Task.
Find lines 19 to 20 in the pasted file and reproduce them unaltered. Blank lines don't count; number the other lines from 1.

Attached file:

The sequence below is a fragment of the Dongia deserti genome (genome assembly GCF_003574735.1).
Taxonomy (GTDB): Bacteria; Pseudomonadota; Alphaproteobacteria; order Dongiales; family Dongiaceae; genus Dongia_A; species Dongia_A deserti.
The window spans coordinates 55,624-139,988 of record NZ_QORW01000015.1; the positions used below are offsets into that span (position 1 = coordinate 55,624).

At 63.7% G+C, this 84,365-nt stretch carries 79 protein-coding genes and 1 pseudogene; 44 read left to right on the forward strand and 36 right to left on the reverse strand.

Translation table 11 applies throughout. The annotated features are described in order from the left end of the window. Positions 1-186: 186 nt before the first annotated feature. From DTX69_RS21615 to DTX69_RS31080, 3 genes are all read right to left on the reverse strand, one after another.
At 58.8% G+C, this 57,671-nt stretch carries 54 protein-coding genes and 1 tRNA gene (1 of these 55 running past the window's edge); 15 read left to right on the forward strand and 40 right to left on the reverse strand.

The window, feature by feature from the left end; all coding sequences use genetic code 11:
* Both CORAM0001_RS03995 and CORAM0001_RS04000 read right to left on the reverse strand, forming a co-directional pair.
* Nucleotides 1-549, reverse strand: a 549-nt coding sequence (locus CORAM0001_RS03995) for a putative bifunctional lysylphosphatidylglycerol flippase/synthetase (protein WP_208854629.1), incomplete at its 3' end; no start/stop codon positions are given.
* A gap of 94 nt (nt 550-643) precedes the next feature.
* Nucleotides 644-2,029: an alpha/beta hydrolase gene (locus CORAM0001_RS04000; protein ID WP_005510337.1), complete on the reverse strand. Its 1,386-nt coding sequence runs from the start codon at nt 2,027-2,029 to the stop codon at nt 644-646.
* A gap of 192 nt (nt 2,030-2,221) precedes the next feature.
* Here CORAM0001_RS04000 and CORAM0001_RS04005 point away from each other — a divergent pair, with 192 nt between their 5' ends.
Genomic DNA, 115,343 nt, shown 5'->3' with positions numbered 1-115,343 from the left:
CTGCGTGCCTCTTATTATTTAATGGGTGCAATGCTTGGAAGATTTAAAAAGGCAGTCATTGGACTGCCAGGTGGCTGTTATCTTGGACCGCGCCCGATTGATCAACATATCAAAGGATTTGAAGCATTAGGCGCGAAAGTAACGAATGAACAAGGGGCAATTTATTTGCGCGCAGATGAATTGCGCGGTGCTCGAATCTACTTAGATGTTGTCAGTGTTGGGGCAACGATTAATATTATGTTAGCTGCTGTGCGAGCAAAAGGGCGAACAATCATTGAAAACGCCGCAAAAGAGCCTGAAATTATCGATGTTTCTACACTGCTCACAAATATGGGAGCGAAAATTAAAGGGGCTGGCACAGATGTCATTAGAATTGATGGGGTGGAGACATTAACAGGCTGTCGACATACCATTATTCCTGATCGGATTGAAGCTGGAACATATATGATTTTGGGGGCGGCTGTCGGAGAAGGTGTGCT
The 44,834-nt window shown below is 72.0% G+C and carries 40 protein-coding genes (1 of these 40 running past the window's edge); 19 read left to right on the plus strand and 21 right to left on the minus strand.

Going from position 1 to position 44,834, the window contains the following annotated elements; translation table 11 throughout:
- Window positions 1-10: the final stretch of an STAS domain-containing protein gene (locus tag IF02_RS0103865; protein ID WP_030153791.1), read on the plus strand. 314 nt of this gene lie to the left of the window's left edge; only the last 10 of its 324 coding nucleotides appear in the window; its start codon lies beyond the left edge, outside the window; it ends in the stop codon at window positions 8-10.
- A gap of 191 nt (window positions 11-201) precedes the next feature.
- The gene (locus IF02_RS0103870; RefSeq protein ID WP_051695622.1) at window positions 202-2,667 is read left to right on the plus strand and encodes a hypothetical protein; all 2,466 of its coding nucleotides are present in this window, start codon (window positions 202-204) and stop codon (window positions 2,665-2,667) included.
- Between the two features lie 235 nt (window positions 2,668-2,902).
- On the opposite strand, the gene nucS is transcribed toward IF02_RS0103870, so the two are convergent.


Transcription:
- A gap of 191 nt (window positions 11-201) precedes the next feature.
- The gene (locus IF02_RS0103870; RefSeq protein ID WP_051695622.1) at window positions 202-2,667 is read left to right on the plus strand and encodes a hypothetical protein; all 2,466 of its coding nucleotides are present in this window, start codon (window positions 202-204) and stop codon (window positions 2,665-2,667) included.